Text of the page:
Why O.J. Simpson Was Found Not Guilty of Killing Nicole Simpson

Today, October 3, marks 25 years since O.J. Simpson was found not guilty of murdering his estranged wife Nicole Brown Simpson in a trial that shocked the world and continues to captivate to this day.

The so-called trial of the century spanned nine months yet the jury found Simpson not guilty of the murders of Nicole Brown Simpson and Ronald Goldman in under four hours.

But why?

The verdict was read on October 3, 1995, but in the succeeding years, many of the jurors have spoken about their reasons for acquitting Simpson, with the events scrutinized for the last two decades.

The trial was once again hurtled into the zeitgeist in 2016 in the award-winning FX series The People v. O.J. Simpson: American Crime Story.

"If the glove does not fit, you must acquit."—The now infamous words of John Cochrane which have served to come to define the trial which was so utterly contextualized by race relations in America at the time.

oj_simpson_documentary_1010
O.J. Simpson holds up his hands to the jury, June 15, 1995. 'O.J.: Made in America' received five nominations for the Critics' Choice Documentary Awards. Sam Mircovich/Reuters

The jurors had a tough time of it during the trial, being sequestered for eight and a half months and under intense media scrutiny. 10 were dismissed from their role by presiding Judge Lance Ito with the final 12 consisting 10 women and two men of different races—10 out of 12 voted to acquit Simpson.

In a press conference the day after the trial, juror Brenda Moran said, per CNN: "In plain English, the glove didn't fit."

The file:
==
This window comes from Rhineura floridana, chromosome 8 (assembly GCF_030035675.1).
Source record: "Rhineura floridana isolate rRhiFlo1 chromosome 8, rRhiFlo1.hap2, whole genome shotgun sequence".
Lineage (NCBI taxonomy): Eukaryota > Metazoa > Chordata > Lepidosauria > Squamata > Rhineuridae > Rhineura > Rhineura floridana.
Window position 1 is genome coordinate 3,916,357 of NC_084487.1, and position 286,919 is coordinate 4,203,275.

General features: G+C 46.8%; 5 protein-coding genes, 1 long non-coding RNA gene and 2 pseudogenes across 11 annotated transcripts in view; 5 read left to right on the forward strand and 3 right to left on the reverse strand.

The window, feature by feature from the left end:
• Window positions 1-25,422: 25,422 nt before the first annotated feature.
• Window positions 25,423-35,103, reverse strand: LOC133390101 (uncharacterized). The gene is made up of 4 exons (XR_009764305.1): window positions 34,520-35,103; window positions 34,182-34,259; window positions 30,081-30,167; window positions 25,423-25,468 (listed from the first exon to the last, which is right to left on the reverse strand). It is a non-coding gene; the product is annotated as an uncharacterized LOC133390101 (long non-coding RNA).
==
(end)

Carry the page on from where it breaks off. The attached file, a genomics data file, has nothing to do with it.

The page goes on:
Moran also dismissed domestic abuse claims against Simpson, saying it "was a murder trial, not a trial about domestic abuse" and that focusing on those claims were "a waste of time."

One of the men on the jury, David A. Aldana told The New York Times reported on by The Baltimore Sun that he voted not guilty because he said that "things just didn't add up" in relation to the evidence they were presented in court. He also maintained that he can "sleep at night, no problem"

A four-night special was released on the trial in 2017 shortly after Simpson was granted parole after being sentenced to jail for his role in a 2007 armed robbery.

The Jury Speaks explored the trial from the perspective of the jury with one juror Yolanda Crawford recalling the moment Simpson tried on the glove.

"It might be the way he manipulated his hands, I don't know," Crawford said. "But I looked at [co-prosecutor] Christopher Darden, and I was like, I can't believe you fell for it. And at that point, I'm like, what can you do? It didn't appear to fit."

"It was one of many, many mistakes," Darden admitted.

The other man on the jury was Lionel Cryer, who said, "It was garbage in, garbage out" about the evidence.

Speaking to the Los Angeles Times (per Bustle) the day after the verdict was delivered, Cryer said: "We felt there were a lot of opportunities for either contamination of evidence, samples being mixed or stored together."

Cryer is also remembered for raising his fist in solidarity with Simpson when the verdict was delivered.

Of that, he told the L.A. Times: "It was like a 'right on' to you, Mr. Simpson. Get on with your life. Get your kids. Be happy. Get some closure in your life."

Correction: This article originally referred to Christopher Darden as a juror in the trial of O.J. Simpson. He was a co-prosecutor. Newsweek regrets this error.

Why O.J. Simpson Was Found Not Guilty of Killing Nicole Simpson | Culture